St. Cloud State University's Budget Cuts Hurt More Than Sports
St. Cloud State University is reducing many of its facilities and programs amid a budget shortfall.
Earlier this month, it quite unexpectedly terminated six athletic programs, including men's track and field. Such a short notice about potentially ending the athletic careers of some students even shocked the university's Student Government Organization. Representatives said no university officials asked them in advance, nor did the university keep them in the loop — other than the mass-email sent to all students.
Although the school would lose about 80 athletes, it will save $250,000. The school will help athletes find other programs to transfer to or continue to provide scholarships for those remaining at St. Cloud State.
But the university's budget cuts are affecting more than athletes.
St. Cloud State also is cutting office hours and staff at the pharmacy in the on-campus health care center, where students can receive their prescriptions or any other over-the-counter medicine.
Center office hours have been reduced in two phases. In the 2014-15 academic year, the drug store was open during business hours all weekdays. In the past year, though, pharmacy hours were cut to 4.5 hours a day. Effective Feb. 22, those dwindled to 3 hours a day.
According to the data available at the health center, the pharmacy prepares up to 40 prescriptions per day. That was a little bit less time-consuming when the center had two pharmacists, but now there is only one pharmacist.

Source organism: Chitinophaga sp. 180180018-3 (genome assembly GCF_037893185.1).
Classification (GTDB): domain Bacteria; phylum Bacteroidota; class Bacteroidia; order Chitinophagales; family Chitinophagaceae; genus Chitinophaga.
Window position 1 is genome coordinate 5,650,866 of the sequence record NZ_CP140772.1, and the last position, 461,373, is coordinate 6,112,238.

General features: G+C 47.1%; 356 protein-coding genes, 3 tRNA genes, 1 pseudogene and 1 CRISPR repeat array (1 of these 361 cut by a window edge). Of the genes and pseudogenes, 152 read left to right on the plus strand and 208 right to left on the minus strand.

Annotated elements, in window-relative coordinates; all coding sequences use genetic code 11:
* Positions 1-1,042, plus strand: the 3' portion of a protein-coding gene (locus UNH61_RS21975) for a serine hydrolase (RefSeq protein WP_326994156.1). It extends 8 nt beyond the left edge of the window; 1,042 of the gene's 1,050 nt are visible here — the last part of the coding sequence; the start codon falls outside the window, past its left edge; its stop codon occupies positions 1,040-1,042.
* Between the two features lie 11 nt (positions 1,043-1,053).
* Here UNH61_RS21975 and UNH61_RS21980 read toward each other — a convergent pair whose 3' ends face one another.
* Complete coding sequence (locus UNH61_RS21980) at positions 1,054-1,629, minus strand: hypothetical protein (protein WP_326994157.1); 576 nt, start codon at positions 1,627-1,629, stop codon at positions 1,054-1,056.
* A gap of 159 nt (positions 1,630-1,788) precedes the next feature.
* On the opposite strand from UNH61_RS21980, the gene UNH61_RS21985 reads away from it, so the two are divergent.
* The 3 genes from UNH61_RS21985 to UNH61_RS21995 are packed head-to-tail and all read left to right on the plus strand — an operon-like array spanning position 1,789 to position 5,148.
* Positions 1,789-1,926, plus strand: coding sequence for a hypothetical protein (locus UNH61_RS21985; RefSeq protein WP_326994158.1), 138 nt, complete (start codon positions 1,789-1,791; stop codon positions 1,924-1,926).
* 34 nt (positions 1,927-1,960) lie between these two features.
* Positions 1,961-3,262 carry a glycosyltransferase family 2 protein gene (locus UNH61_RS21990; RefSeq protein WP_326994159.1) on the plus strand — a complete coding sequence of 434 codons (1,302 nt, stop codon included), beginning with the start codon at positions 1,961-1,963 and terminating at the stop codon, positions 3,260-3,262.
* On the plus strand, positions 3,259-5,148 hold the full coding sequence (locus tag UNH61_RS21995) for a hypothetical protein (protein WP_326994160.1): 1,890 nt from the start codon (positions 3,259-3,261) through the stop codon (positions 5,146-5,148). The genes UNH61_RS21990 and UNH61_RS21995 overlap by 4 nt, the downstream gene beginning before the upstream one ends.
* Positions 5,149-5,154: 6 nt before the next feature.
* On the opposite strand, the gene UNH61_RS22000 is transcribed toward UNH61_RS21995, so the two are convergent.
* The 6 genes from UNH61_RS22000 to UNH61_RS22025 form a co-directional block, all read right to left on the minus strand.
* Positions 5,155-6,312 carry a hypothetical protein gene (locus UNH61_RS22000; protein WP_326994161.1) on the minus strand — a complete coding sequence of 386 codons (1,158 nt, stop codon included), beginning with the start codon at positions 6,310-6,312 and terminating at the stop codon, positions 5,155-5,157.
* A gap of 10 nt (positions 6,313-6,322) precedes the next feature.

The reason the pharmacy is the target of budget reductions is student fees help pay for its operations. Amid tight budgets, there is not enough enrollment to maintain those hours.
Surveys have shown the center serves students, faculty and non-students — a good deal of whom have off-campus providers. Still, they use the on-campus pharmacy for convenience.
All students can head to the health center and seek medical attention or receive what they need. For example, I need to do a blood test on a regular basis, which costs $24 and is covered under the student insurance I carry.
However, if the health-care center's hours continue to be reduced and the laboratory is affected too, it could cost me $87 for the test at off-campus centers like the St. Cloud Hospital’s laboratory. Plus, I would have to cover a co-pay regardless of how much of the fee is covered through my insurance.
While I'm going to graduate sometime soon, those who don’t could be very much affected if more budget cuts fall on the health center. Like I have heard other students say, such a decision is the death knell of important services the school offers to students — and for which they pay.
University Vice President of Student Life and Development Wanda Overland said she would have a meeting with Corita Beckermann, director of student health services, to determine whether the reduction of hours is having too much of a negative impact on customers.